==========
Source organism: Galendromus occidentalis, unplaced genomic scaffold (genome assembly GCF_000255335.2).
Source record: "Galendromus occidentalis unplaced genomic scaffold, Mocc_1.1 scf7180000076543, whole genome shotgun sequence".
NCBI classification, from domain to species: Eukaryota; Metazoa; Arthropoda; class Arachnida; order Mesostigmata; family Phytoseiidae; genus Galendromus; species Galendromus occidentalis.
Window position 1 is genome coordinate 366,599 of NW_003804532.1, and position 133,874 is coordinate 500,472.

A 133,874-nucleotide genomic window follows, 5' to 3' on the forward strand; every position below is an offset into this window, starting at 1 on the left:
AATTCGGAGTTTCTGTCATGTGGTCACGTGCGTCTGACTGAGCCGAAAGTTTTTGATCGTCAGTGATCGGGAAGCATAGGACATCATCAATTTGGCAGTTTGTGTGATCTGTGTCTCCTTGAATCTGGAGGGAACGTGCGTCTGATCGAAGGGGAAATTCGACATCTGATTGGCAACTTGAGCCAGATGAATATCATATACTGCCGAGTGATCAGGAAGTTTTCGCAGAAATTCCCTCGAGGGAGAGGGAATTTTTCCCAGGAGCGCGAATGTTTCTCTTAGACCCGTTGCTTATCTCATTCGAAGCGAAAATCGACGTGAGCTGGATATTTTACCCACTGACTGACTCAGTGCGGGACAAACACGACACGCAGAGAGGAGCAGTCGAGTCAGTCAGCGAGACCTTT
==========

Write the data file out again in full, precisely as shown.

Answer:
Source organism: Galendromus occidentalis, unplaced genomic scaffold (genome assembly GCF_000255335.2).
Source record: "Galendromus occidentalis unplaced genomic scaffold, Mocc_1.1 scf7180000076543, whole genome shotgun sequence".
NCBI classification, from domain to species: Eukaryota; Metazoa; Arthropoda; class Arachnida; order Mesostigmata; family Phytoseiidae; genus Galendromus; species Galendromus occidentalis.
Window position 1 is genome coordinate 366,599 of NW_003804532.1, and position 133,874 is coordinate 500,472.

A 133,874-nucleotide genomic window follows, 5' to 3' on the forward strand; every position below is an offset into this window, starting at 1 on the left:
AATTCGGAGTTTCTGTCATGTGGTCACGTGCGTCTGACTGAGCCGAAAGTTTTTGATCGTCAGTGATCGGGAAGCATAGGACATCATCAATTTGGCAGTTTGTGTGATCTGTGTCTCCTTGAATCTGGAGGGAACGTGCGTCTGATCGAAGGGGAAATTCGACATCTGATTGGCAACTTGAGCCAGATGAATATCATATACTGCCGAGTGATCAGGAAGTTTTCGCAGAAATTCCCTCGAGGGAGAGGGAATTTTTCCCAGGAGCGCGAATGTTTCTCTTAGACCCGTTGCTTATCTCATTCGAAGCGAAAATCGACGTGAGCTGGATATTTTACCCACTGACTGACTCAGTGCGGGACAAACACGACACGCAGAGAGGAGCAGTCGAGTCAGTCAGCGAGACCTTT